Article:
Traverse City News and Events

The Summer Of Ticks

By Craig Manning | June 16, 2021

“Dozens of ticks.” That’s what Scott Tucker, superintendent for the Sleeping Bear Dunes National Lakeshore, says his employees have been dealing with on a daily basis this spring. His observation aligns with predictions: For months, there has been much chatter – both in northern Michigan and beyond – about 2021 being an unusually severe tick season. And while ticks have been growing in prevalence throughout the state over the past several years, Tucker says 2021 is so far looking to be demonstrably worse than anything in recent memory.

“We haven’t thrown any science [at the tick issue] to try to quantify the increased appearance of them,” Tucker says. “But in general, park staff are finding ticks far more prevalently than they have in years past. And the public is as well, at least the ones that report it to us. Our field staff – the professional outdoors folks – are pulling dozens of ticks off themselves on a daily basis when they’re in the field. So there is definitely a higher quantity of ticks this year than the past couple of years.”

What’s causing the issue? On one hand, it’s the continuation of a trend. The Emerging & Zoonotic Infectious Disease Section of the Michigan Department of Health and Human Services (MDDHS) recently published a report on ticks and tickborne disease in state between 2016 and 2020. According to that report, Lyme disease cases in Michigan have effectively doubled between 2016 (when there were approximately 225 reported human cases) and 2020 (when there were over 450). Those increases have occurred “as tick populations have spread across the state,” with the blacklegged tick –the species that spreads Lyme disease – now found in most parts of upper and lower Michigan. Between 2017 and 2019, ticks from several northern Michigan counties – including Leelanau, Benzie, Manistee, and Charlevoix – tested positive for the bacteria that causes Lyme disease.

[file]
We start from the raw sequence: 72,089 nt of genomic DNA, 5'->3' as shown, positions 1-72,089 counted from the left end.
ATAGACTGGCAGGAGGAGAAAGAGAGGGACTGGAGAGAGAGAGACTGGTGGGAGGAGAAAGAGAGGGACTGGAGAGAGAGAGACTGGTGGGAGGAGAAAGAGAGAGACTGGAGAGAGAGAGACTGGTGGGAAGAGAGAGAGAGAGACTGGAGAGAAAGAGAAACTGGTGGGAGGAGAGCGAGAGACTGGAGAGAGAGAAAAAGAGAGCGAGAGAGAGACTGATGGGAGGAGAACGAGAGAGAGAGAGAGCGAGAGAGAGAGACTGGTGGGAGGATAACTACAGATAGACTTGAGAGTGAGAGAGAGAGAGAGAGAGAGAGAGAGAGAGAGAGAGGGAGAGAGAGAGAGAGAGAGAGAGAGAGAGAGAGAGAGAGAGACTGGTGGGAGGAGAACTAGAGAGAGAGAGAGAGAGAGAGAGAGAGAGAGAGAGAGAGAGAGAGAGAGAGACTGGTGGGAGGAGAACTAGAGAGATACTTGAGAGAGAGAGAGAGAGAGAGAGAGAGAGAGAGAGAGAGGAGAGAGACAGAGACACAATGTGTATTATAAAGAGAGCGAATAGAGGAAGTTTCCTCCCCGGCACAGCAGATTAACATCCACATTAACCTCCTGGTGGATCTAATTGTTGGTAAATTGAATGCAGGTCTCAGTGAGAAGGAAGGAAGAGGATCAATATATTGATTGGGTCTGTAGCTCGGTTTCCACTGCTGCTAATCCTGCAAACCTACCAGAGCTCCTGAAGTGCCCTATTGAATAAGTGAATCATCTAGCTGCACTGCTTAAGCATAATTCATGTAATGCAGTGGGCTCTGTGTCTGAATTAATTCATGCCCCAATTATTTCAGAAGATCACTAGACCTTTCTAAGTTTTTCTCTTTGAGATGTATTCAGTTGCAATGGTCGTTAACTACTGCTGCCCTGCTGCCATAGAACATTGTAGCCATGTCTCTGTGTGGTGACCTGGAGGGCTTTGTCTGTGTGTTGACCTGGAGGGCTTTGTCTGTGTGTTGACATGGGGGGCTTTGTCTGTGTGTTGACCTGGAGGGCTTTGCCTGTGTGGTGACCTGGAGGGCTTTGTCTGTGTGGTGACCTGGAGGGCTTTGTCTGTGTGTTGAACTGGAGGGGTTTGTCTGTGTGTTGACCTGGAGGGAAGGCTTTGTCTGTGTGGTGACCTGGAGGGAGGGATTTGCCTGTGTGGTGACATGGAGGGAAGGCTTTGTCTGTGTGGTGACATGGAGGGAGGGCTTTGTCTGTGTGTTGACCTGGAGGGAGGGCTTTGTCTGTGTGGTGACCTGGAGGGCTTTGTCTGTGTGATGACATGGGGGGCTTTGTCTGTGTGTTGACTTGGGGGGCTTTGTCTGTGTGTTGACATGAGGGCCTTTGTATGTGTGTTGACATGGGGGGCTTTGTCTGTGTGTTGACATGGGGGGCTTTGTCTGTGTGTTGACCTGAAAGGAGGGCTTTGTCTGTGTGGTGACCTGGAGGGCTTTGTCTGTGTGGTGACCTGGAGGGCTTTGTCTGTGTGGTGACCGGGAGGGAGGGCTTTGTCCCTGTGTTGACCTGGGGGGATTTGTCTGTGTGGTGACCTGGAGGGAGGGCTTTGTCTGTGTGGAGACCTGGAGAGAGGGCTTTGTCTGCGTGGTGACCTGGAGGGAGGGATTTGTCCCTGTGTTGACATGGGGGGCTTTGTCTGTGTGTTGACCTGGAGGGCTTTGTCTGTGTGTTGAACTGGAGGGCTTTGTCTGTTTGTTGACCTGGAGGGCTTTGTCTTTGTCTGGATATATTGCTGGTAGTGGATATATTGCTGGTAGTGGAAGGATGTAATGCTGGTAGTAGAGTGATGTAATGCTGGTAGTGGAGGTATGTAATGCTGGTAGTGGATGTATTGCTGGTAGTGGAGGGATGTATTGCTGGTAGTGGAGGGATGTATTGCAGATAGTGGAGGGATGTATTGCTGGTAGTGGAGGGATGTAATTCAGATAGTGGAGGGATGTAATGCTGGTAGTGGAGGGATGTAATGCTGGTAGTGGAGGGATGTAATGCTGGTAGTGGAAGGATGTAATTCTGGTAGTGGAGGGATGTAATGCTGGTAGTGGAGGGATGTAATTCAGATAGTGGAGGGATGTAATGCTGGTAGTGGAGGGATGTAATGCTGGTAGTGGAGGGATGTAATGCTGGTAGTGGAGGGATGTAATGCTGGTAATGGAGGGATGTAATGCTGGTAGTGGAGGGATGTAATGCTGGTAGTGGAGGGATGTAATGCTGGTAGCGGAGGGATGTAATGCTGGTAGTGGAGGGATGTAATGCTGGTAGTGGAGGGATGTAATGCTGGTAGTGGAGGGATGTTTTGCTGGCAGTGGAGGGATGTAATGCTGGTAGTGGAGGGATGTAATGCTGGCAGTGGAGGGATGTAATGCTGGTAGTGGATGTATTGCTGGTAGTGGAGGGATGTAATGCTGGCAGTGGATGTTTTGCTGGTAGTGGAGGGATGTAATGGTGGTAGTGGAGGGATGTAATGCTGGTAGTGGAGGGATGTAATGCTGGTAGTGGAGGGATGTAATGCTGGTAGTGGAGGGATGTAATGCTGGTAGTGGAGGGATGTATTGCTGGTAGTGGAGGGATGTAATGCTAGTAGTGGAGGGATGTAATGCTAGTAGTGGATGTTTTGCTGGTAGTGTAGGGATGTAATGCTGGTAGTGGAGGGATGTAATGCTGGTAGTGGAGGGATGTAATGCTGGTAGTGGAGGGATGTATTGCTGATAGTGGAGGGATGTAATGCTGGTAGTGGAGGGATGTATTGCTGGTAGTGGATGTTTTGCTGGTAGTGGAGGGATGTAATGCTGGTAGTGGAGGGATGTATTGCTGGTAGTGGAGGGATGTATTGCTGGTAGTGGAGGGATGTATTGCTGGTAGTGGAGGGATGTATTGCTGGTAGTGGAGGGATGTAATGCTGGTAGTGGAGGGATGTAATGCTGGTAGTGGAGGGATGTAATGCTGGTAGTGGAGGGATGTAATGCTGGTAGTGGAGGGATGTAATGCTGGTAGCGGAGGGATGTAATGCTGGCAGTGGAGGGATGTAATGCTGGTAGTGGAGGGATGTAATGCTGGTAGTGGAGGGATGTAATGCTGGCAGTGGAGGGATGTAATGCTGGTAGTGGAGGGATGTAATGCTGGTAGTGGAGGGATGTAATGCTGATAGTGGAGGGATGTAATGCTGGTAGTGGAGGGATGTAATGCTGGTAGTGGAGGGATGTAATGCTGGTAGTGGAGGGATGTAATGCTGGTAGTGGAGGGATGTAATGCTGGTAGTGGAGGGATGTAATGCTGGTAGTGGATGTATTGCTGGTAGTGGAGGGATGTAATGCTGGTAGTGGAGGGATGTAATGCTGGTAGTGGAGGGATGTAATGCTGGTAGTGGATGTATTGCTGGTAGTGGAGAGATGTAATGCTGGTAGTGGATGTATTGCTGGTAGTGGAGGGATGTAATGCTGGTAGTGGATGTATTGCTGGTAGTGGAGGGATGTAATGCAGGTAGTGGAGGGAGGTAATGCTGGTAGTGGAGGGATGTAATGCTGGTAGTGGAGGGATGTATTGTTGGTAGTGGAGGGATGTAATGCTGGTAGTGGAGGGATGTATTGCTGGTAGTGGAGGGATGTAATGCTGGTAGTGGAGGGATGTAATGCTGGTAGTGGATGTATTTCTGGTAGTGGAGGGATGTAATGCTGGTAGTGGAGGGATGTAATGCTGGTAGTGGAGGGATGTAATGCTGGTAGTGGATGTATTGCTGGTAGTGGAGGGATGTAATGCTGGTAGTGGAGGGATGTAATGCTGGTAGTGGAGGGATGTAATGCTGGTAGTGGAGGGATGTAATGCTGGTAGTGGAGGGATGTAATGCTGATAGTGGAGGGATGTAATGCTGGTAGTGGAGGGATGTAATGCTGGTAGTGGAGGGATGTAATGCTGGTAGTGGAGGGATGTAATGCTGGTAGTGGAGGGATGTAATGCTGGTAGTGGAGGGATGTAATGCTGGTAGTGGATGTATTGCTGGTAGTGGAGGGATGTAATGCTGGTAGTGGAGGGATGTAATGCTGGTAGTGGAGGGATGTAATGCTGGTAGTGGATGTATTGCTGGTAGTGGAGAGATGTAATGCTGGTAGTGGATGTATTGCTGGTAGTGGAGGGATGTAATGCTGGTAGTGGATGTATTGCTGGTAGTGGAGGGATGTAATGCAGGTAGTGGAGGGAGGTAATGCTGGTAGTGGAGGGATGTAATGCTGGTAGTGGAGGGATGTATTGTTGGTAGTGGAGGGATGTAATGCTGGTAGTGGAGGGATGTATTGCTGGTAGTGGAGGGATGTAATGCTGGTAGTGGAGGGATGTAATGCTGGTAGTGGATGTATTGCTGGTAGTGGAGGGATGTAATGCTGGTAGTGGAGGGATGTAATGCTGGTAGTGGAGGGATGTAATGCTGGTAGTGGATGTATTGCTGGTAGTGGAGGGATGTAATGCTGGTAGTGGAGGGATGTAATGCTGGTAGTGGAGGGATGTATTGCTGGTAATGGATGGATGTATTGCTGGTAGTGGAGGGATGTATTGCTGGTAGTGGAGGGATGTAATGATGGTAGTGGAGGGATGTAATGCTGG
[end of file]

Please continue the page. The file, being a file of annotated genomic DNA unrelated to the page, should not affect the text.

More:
But why are tick populations growing in the first place? According to Brent Wheat, environmental health director for the Grand Traverse County Health Department (GTCHD), climate change is public enemy number one for most experts.

“Warmer temperatures can cause that to happen,” Wheat says of ballooning population numbers. “So maybe it’s an abnormally warm summer or fall, when reproduction is at its peak.”

MDDHS also notes that blacklegged ticks in Michigan “are active anytime outdoor temperatures are above 40 degrees Fahrenheit,” which means warmer and milder weather in the fall, winter, and spring can lead to ticks being active for a larger percentage of the calendar – thus biting more humans and spreading more disease.

For his part, Tucker confirms that this spring’s warm April weather meant that “tick season started a little bit earlier this year” in the Sleeping Bear Dunes National Lakeshore.

Other factors could be contributing to Michigan’s tick uptick, too. Wheat points to rising deer population numbers in Michigan, given that deer are a common host animal for ticks throughout their lifecycles. Shelly Stusick of the Northwest Michigan Invasive Species Network, meanwhile, says Michigan residents should be aware of the risk posed by Japanese barberry, an invasive flowering plant that was initially brought to the area as an ornamental but later started to spread in the wild. When allowed to spread unchecked, the plant can harbor significantly more ticks than areas with controlled or no barberry.